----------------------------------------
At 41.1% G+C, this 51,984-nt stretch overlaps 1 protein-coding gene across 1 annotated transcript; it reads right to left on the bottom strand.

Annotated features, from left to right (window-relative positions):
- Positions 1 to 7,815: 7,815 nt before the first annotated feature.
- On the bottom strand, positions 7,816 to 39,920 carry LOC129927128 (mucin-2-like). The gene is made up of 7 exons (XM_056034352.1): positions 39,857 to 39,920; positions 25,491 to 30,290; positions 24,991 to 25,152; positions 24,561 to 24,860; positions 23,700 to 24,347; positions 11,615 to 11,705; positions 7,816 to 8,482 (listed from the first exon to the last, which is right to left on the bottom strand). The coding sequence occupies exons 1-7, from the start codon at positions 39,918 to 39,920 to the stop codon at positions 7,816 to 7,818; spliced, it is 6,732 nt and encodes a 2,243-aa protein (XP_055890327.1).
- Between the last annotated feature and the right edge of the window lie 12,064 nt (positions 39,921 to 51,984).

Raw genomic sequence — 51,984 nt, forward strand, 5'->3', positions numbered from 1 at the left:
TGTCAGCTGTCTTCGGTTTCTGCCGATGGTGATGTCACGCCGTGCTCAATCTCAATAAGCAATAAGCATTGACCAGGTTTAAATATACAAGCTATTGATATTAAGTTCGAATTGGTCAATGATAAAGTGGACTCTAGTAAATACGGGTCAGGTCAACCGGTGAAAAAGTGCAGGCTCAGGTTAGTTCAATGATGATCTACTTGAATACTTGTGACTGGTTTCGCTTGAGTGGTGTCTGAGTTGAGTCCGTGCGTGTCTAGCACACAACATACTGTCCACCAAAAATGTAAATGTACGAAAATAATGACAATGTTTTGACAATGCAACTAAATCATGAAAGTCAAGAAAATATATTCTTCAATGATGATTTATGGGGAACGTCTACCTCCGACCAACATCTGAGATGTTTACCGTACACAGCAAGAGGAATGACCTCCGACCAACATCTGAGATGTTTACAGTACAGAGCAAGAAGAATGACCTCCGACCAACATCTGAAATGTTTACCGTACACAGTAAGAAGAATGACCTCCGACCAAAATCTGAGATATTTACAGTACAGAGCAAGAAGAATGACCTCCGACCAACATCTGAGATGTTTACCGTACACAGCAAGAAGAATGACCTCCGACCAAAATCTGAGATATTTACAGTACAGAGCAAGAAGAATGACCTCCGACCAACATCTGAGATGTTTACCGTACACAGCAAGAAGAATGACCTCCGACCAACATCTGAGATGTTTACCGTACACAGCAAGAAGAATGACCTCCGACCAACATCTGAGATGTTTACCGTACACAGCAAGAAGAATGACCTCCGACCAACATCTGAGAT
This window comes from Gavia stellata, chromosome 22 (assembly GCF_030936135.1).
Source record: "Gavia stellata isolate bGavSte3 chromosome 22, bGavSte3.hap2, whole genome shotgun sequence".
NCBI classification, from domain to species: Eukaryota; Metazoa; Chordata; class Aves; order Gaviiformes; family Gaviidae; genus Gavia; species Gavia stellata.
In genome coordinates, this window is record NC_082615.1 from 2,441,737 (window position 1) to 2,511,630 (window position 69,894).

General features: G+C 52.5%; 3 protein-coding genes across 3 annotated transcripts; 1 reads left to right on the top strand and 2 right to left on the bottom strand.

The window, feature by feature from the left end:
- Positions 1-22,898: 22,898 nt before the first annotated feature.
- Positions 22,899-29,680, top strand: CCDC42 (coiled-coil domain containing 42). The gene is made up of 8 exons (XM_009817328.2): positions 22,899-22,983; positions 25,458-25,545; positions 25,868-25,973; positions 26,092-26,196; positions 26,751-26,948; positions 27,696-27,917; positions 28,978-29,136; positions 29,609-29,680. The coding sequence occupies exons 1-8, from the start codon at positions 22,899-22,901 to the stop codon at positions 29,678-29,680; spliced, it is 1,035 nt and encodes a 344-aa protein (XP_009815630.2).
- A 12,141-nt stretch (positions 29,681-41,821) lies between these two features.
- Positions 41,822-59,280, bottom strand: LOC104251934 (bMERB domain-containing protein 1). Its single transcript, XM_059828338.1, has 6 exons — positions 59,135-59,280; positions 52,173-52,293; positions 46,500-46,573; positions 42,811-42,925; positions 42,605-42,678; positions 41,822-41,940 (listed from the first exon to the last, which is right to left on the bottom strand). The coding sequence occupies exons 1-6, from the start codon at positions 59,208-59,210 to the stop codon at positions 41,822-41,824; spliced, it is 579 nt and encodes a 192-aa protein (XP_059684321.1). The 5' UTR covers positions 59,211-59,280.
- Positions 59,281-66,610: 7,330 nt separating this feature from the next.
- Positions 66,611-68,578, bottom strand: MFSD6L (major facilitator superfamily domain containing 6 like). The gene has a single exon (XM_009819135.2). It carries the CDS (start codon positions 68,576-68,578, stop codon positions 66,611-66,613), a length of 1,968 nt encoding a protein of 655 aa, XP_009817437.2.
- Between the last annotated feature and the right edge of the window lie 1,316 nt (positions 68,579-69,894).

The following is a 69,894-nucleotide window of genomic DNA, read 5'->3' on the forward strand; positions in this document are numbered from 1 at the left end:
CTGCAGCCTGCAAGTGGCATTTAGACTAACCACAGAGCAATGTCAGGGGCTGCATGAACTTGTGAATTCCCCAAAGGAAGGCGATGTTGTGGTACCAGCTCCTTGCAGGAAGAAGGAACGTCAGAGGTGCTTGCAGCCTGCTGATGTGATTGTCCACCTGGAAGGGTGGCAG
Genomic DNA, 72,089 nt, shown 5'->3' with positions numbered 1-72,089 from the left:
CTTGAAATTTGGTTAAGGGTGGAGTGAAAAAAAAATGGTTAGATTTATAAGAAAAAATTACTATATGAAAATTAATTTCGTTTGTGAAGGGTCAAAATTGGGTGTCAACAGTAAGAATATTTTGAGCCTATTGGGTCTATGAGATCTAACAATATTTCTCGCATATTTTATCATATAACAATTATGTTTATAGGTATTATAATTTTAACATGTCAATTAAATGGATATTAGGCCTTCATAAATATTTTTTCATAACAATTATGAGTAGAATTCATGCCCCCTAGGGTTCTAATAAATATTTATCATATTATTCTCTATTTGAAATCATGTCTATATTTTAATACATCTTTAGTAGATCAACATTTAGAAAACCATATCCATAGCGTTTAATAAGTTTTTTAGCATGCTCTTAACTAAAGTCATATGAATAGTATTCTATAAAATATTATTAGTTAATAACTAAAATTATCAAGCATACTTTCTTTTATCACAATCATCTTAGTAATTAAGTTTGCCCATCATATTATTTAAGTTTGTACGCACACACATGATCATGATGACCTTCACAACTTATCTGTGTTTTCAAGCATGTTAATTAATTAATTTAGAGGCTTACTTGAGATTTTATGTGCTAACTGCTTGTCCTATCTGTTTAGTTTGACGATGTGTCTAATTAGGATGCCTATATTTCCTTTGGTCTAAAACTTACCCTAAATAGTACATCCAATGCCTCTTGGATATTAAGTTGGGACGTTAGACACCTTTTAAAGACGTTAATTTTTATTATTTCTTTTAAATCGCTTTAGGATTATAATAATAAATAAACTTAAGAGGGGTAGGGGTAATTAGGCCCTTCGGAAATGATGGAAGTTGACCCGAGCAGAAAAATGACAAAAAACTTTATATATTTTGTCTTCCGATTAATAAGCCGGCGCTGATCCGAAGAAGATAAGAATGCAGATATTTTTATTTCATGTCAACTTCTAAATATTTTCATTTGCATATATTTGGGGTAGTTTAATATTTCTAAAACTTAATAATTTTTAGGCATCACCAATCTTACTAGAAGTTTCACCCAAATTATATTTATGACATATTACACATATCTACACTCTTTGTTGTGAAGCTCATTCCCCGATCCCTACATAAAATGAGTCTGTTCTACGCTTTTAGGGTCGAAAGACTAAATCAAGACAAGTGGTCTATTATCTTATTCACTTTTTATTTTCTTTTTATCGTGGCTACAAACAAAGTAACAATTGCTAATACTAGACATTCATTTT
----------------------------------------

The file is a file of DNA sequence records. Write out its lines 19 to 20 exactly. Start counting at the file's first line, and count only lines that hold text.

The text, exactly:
- Positions 66,611-68,578, bottom strand: MFSD6L (major facilitator superfamily domain containing 6 like). The gene has a single exon (XM_009819135.2). It carries the CDS (start codon positions 68,576-68,578, stop codon positions 66,611-66,613), a length of 1,968 nt encoding a protein of 655 aa, XP_009817437.2.
- Between the last annotated feature and the right edge of the window lie 1,316 nt (positions 68,579-69,894).